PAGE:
The Sports Daily > The Brewers Bar
The Problem of Evil

As my girlfriend and I were cursing the Baseball Gods for indulging the St. Louis Cardinals and their latest improbable comeback Friday night versus the Washington Nationals, we hit upon a rather interesting question: does the St. Louis Cardinals’ (and by extension, the New York Yankees’) phenomenal on-field success over the years present a ‘problem of evil’ that challenges the very concept of the Baseball Gods, and whether they exist?  It would appear on the surface that yes, it does, very much, indeed.  If the Baseball Gods are omnipotent, omniscient and omnibenevolent (as they are rumored to be), yet there exists a gross lack of balance in baseball success over the years, the Baseball Gods do not, and cannot exist. 

The Cardinals and Yankees have combined for 58 World Series appearances (18 for the Cardinals and 40 for the Yankees), and have combined for 38 World Series championships (11 for the Cardinals and 27 for the Yankees).  In a world in which such gratuitous evil is the norm, the notion of Baseball Gods that are all-powerful, all-knowing and infinitely good is surely a fallacy.  Baseball Gods that are infinitely good would certainly have used their all-encompassing power and intelligence to ensure a more varied and nuanced parade of World Series winners since the World Series was first held about 100 years ago.  Grace and mercy are nowhere to be found.

This permission from the Baseball Gods for the Cards and Yanks to take far more than their fair share of World Series titles, not to mention division titles and playoff appearances, is inexcusable and inexplicable.  If the Baseball Gods were infinitely good, teams like the Milwaukee Brewers, San Diego Padres, Seattle Mariners and Kansas City Royals would have been in the playoffs a lot more often over the last quarter of a century and beyond.  A world which allows the Cards and Yanks a disproportionate amount of success and glory is a Baseball-Godless world.  That universe is cold and uncaring, without the love of a Baseball God or Gods.  That world, our world, has a Baseball-God-shaped hole in it; that hole is empty, like the one in our hearts.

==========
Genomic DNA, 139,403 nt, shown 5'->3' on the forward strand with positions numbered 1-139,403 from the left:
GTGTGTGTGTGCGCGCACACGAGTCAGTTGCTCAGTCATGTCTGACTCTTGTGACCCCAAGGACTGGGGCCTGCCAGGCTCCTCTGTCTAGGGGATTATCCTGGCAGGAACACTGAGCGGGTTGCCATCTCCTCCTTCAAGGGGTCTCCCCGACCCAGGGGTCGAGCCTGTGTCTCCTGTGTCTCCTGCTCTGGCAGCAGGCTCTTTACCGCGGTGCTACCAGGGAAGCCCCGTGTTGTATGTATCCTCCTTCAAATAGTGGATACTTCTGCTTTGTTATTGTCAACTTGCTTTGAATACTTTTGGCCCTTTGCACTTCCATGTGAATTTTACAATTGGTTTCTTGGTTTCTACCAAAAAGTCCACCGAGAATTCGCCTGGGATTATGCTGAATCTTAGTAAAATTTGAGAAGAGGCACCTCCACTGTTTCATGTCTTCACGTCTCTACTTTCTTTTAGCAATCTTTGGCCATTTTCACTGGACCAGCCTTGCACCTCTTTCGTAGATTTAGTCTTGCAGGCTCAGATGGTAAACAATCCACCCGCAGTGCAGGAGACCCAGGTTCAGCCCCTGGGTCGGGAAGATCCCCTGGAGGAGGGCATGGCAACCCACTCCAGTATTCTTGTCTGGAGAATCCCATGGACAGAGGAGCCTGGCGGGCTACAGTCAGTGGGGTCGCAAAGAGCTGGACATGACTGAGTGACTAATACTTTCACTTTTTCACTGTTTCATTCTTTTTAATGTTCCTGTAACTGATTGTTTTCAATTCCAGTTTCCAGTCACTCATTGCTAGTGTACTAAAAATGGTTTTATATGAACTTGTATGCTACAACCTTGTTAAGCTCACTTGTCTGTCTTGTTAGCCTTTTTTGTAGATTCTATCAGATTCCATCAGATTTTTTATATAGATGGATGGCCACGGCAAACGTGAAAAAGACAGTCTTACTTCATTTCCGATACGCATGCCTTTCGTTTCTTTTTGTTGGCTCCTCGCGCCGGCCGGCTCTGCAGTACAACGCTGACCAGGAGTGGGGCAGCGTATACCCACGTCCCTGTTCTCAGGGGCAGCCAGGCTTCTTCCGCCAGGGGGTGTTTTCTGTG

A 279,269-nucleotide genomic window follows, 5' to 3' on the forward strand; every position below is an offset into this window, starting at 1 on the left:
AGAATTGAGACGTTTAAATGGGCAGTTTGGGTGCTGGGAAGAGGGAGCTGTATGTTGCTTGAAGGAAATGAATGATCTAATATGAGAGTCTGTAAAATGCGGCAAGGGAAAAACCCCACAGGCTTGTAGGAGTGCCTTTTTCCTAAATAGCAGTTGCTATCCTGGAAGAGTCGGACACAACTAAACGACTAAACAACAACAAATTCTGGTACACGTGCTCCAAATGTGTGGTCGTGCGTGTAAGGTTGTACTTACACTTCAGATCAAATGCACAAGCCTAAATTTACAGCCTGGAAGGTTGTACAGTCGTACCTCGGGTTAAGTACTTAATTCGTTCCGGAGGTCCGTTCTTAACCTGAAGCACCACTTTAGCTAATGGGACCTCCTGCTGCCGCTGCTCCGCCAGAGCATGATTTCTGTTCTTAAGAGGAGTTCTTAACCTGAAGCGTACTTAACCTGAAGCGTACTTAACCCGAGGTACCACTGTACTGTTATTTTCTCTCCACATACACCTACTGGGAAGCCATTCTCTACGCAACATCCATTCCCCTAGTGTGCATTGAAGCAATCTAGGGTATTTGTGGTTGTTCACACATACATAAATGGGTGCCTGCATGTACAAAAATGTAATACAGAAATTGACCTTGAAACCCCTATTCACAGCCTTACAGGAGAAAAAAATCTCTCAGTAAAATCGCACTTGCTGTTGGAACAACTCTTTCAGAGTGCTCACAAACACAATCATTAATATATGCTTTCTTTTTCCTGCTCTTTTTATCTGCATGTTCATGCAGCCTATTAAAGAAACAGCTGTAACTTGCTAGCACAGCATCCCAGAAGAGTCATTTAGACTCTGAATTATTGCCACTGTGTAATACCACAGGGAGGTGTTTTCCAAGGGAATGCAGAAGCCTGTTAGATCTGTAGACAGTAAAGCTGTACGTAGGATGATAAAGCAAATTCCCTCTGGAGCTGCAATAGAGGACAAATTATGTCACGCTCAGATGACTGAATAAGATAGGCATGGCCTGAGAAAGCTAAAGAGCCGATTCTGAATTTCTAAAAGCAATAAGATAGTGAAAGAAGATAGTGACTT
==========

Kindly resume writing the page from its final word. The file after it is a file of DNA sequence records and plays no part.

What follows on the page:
Some may argue the case that Baseball Gods are not part of a monotheistic infrastructure.  Perhaps the term itself (Baseball Gods) implies a plurality.  But even if the Baseball Gods are part of some pantheon of many deities, if even one of those deities has omniscience, omnibenevolence or omnipotence and could change things, the problem of evil applies and the documented history of the successes of the Cards and Yanks would pose strong argument that there are no Baseball Gods.  Or do the Baseball Gods deny possessing such powers?  If the Baseball Gods existed, certainly they would want to prevent evil, not support and encourage it.  Yet baseball evil does exist, and therefore the Baseball Gods do not. 

What’s that?  Free will?  Free will is the reason that baseball evil is permitted, prevalent in the world today and has spread over the American landscape like a plague for over a century?  Is that right?  The argument must be that there is some baseball evil in the universe so that the players on the field decide what occurs in the game, through their own individual choices and actions, therefore making it a sport in which the outcome is not predetermined.  If that’s the case, no Baseball Gods are needed; humankind will sort it out on its own.  The truth is clear: the Baseball Gods, if they exist, are minor gods, unable to prevent evil, even if they so desired.  They may be as rash and impatient as human beings.  No player or fan should ever fear their wrath again.